When dealing with Russian companies or persons, one has to be extra careful of the applicable EU sanctions. The restrictive measures consist of a set of complex rules of which the violation is considered an economic offence, punishable by high fines and even imprisonment. On December 5^th, the EU clarified and amended the sanctions of the Sanctions Regulation (EU Regulation 833/2014). Our British CMS colleagues have recently posted a news item (http://www.law-now.com/regzone/articles/2014/december/eu-amends-sanctions-against-russia?cc_lang=en) on that topic. Below, we will elaborate the sanctions regime for goods and technology, save for the sanctions regarding the financial markets.
The legal framework
The main objective of the European sanctions for goods and technology is to hit the Russian energy sector and to avoid military end-use of certain goods and technology. In doing so, the sanctions follow the existing regime of the Dual-Use Regulation for the transit and export of dual-use goods. 'Dual-use' refers to the fact that the end-use can both be for civil and military purposes. The Dual-Use Regulation contains an annex listing products that in any case are considered to be destined for dual-use.
Such products – which include software, technology and the technical assistance relating thereto – may only be exported to countries outside the EU if a permit is obtained. Such a permit is usually granted by the local customs authorities. If the products involved can be used, in whole or in part, as part of military products (or the exporter is aware of this), then this has to be reported. For brokering/transit services a similar regime applies, with a few exceptions. In addition, specific Dutch regulations apply, of which the main ones are: the Decree on strategic goods (Besluit strategische goederen) and the Strategic services act (Wet strategische diensten).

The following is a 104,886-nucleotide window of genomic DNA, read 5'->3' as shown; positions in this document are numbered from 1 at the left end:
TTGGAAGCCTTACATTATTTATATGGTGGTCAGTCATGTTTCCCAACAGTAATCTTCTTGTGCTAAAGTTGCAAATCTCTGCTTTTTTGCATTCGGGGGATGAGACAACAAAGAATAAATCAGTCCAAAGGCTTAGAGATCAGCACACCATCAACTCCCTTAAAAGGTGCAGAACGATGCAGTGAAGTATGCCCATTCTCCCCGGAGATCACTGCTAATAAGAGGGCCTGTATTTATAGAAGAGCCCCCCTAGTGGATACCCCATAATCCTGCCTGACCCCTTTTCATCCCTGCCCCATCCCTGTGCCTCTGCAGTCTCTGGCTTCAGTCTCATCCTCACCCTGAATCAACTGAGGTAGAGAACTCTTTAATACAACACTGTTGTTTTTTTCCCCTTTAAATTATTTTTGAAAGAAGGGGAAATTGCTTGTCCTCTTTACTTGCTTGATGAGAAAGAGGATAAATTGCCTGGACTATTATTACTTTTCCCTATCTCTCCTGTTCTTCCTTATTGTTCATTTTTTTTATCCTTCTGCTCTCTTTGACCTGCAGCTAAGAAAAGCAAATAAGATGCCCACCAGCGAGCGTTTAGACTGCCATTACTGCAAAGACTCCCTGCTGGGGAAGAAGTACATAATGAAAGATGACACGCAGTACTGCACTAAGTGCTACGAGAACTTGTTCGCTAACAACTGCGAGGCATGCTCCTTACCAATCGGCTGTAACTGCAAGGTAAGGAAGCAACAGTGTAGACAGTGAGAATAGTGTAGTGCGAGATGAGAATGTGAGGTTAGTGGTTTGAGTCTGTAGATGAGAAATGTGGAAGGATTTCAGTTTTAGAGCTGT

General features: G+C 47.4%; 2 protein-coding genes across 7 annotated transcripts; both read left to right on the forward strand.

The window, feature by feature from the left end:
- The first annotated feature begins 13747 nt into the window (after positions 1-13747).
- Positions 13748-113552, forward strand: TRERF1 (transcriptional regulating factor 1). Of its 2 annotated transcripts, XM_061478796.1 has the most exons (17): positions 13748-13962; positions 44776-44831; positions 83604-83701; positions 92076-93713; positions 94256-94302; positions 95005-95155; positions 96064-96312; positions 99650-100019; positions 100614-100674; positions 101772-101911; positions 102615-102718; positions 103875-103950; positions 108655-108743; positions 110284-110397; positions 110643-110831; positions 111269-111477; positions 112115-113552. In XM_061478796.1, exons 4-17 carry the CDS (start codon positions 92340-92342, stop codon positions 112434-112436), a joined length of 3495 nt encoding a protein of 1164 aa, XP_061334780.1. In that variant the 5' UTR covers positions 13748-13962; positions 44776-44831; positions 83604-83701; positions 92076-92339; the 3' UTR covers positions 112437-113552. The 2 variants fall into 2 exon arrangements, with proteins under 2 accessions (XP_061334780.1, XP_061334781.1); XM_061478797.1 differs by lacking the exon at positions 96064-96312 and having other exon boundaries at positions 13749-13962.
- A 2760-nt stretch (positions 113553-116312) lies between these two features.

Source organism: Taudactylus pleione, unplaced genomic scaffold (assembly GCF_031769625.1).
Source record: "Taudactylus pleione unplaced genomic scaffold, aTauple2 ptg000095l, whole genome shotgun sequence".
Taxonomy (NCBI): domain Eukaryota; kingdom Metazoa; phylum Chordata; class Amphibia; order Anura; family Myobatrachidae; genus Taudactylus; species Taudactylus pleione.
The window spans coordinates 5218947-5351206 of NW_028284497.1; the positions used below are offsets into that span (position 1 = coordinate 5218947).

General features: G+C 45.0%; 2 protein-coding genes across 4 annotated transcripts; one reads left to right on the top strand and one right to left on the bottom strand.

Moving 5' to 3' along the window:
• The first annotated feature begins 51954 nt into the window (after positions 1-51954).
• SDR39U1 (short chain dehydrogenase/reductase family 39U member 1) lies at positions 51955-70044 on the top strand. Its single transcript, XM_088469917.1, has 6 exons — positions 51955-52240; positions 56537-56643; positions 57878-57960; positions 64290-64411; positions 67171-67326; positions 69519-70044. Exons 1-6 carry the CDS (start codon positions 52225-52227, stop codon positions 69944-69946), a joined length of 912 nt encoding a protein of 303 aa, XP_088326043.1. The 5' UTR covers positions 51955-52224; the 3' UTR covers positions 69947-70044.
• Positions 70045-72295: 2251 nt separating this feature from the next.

As said, by introducing the Sanctions Regulation, the EU has introduced specific sanctions for the transit and export to every natural person and legal person in Russia, of goods and technology mentioned in the annex to the Dual-Use Regulation, if there is (partial) military end-use. The annex lists a large diversity of materials, substances, computers, machines, vehicles and software. It is important to know that, as in the Dual-Use Regulation, the technical assistance relating to such good and technology, is also subject to the sanctions, and thus prohibited. Sending a manual, a simple email instruction or even a phone call containing information about the use of such goods and technology is therefore punishable by law, provided that the goods and technology to which such assistance relates fall within the Sanctions Regulation. Naturally, the existing (dual-use) rules will remain applicable in that situation. Violation of the sanctions may result in imprisonment of up to 6
years, community service, and/or a fine of up to € 81,000.-.
For the oil and gas industry, specific sanctions apply. It is prohibited to export certain goods that relate to the extraction of oil and gas. These goods are included in an annex to the Sanctions Regulation.
Local customs authorities are entitled make an exception to the sanctions regime (without prejudice to any permits that need to be obtained – such as those for dual-use goods), in the event of the execution of a contract that has been entered into prior to August 1^st, 2014.
What to watch out for in practice
The sanctions change constantly. Therefore it is important to identify the risks. The transit or export of certain goods or technology (including the technical assistance relating thereto) does not necessarily have to be prohibited, but that does not mean that there may not be an obligation to report to the local customs authorities, since they usually want to be kept informed of any possible future violations. It is advisable to clearly map the flow of goods and commodities within your organization and to include the right legal remedies in contracts with third parties, where possible.